At the same time, however, I believe that if it is at all possible for a family to homeschool their children or to send them to Christian school that that is by far the better choice. Children are impressionable, and what they learn during their school-age years will necessarily shape their ideas about many subjects. I cannot think of any other endeavor in which a family would knowingly send their children to a place of instruction that they know is contrary to what they want their child to learn and believe. For example, if a family wants their child to learn to play the piano, they would not send the child to a teacher that they knew did not teach piano effectively and then re-teach the child at home. A parent who is experienced and knowledgeable about basketball or ballet will not send their child to a teacher with whom they disagree about technique and skill and then teach their child what they believe is the right way when they get back home. No; such a parent would either teach the child at home from the get-go or would ensure that their child went to a teacher who they were confident would teach their child correctly.

And Christian parents seem to recognize this in the area of spiritual development; I don’t know any Christian family who sends their children to a Muslim mosque or to a Kingdom Hall or to a Mormon temple for religious instruction and then teaches them what they believe after they get home. In fact, I am confident that if this idea was suggested to them most Christian parents would say that it is a ridiculous idea. Yet, many of those same parents see no harm in allowing their children to spend seven or eight hours a day, five days a week, thirty-six weeks a year in a school that undermines and distorts the very biblical truth that they want their children to learn and believe and embrace as their own.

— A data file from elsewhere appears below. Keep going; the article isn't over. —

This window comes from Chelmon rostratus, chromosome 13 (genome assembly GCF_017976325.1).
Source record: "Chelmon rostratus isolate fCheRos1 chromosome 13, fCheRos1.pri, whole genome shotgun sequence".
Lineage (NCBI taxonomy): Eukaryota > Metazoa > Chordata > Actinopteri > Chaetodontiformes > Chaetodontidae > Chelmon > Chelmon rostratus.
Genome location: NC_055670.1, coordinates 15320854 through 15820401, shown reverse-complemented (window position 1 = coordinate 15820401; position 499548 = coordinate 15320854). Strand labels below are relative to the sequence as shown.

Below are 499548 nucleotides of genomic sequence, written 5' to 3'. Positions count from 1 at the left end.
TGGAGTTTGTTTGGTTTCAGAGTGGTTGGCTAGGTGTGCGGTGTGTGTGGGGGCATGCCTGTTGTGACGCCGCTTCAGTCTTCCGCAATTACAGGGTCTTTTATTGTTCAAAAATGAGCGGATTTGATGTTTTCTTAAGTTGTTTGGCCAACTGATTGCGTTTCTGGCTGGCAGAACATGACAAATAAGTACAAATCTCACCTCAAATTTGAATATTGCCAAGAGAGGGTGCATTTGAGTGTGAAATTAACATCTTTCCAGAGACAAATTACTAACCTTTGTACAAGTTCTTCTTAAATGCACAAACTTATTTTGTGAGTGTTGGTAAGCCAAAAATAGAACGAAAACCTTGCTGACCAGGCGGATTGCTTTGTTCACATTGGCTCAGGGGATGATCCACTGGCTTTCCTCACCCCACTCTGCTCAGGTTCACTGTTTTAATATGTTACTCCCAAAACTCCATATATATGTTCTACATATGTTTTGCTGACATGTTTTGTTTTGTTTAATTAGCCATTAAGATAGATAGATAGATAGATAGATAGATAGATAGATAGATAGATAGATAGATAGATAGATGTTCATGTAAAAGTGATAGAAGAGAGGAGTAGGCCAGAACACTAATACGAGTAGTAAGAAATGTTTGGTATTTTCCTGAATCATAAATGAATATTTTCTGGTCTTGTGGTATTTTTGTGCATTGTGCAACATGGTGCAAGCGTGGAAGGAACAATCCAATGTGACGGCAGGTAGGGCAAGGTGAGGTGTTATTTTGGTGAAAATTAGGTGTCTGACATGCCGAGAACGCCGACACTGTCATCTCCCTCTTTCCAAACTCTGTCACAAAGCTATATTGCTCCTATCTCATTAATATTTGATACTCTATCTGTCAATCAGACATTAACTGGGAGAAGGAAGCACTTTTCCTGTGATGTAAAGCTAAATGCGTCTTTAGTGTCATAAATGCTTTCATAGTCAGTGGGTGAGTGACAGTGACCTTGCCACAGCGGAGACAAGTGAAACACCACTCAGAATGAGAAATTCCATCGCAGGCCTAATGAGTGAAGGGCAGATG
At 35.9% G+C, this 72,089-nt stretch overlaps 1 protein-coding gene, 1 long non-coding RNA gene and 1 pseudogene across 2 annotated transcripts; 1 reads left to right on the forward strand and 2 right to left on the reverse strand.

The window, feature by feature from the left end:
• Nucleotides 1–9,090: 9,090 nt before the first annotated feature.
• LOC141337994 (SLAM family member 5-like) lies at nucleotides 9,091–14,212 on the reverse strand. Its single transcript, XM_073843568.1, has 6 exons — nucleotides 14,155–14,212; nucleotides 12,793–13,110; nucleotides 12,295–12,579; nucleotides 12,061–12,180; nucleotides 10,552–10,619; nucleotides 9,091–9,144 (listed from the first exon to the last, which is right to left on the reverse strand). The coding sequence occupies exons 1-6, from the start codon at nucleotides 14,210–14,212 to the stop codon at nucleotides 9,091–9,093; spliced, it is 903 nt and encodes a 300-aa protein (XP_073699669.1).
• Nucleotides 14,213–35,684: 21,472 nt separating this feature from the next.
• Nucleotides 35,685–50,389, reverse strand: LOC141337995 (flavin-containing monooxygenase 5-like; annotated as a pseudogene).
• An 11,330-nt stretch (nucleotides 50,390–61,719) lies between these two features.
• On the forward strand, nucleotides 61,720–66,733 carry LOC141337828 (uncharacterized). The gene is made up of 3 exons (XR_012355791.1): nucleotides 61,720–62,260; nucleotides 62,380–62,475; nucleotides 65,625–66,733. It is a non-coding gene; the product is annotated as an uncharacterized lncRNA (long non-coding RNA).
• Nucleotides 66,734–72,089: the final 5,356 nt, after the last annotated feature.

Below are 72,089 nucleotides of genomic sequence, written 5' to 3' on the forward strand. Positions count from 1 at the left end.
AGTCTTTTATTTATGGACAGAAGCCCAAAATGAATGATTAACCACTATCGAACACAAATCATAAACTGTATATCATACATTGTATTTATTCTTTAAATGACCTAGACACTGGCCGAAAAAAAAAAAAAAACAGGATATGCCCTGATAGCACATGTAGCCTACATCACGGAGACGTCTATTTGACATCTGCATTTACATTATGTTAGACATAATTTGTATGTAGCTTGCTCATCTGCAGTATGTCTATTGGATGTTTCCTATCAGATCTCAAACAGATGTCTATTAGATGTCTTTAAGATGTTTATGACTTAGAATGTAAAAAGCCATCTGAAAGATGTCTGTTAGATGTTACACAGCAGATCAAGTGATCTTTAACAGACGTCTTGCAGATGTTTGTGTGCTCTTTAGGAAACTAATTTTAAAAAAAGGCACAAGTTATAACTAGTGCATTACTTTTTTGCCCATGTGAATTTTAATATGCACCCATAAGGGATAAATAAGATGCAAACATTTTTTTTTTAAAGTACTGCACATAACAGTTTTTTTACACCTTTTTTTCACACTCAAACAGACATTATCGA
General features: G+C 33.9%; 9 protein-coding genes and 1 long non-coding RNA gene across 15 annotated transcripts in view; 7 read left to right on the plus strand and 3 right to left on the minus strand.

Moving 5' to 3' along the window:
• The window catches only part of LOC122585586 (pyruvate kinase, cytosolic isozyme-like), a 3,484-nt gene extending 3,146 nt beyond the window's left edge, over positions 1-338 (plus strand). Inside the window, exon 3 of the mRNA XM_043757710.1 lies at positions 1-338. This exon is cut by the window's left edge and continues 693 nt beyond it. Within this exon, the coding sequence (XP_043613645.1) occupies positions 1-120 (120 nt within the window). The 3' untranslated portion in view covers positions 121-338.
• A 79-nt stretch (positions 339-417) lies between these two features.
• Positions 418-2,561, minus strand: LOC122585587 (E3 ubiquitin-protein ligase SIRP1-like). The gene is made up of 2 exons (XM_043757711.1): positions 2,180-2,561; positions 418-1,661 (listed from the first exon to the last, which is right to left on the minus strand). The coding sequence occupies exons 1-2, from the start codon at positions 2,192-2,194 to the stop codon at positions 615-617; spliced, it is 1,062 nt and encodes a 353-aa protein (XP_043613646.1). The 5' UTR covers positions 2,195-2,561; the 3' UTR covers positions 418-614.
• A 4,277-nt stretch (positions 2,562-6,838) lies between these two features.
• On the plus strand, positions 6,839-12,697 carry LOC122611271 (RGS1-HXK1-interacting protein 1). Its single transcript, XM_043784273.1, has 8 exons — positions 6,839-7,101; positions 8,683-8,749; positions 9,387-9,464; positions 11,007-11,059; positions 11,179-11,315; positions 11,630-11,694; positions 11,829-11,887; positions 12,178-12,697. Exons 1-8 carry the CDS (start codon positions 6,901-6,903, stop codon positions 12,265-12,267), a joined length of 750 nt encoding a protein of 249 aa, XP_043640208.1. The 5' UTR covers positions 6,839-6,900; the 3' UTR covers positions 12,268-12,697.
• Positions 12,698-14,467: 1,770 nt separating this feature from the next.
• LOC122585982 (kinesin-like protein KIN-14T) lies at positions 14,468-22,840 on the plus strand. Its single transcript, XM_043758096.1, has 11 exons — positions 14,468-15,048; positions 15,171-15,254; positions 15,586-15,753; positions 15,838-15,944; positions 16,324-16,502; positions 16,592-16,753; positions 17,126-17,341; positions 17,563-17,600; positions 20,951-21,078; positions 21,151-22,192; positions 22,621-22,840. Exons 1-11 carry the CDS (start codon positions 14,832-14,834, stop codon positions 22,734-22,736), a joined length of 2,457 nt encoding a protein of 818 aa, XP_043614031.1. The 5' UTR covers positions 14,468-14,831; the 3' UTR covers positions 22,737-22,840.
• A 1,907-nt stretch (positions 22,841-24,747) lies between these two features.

Christians absolutely have a responsibility to be light and salt in a sinful world. But it is important that Christians are properly trained and equipped to handle that responsibility before being sent to do it. I once heard Cal Thomas say that no country has eight year old ambassadors, so why should we think that an eight year old Christian is adequately prepared to represent Christ in a hostile world? Matthew 5:13 says, “You are the salt of the earth, but if salt has lost its taste, how shall its saltiness be restored? It is no longer good for anything except to be thrown out and trampled under people’s feet.” Until a believer is strong enough to know how to identify and defend against the world’s influences it is likely that their salt will lose its taste. Perhaps intentionally–the individual may knowingly reject the truth–perhaps unintentionally–the individual may simply be persuaded that false teaching is true because they are not knowledgeable enough about the truth to know otherwise.

Bottom line, God has given parents the responsibility to teach and train their children–not the state. The school and the church should be a part of that training, but can never replace the parent. Ideally, the parent, school and church are all in one accord and can support and reinforce each other–three legs of the same stool, or three strands of the same cord. And the reality is, this simply cannot occur in a public school. Public schools do not support and reinforce biblical truth. I know many of us long for the days when many public schools did do this, but we aren’t going to return to those days. So parents must prayerfully consider how to fulfill their God-given responsibility to train up their children in the nurture and admonition of the Lord.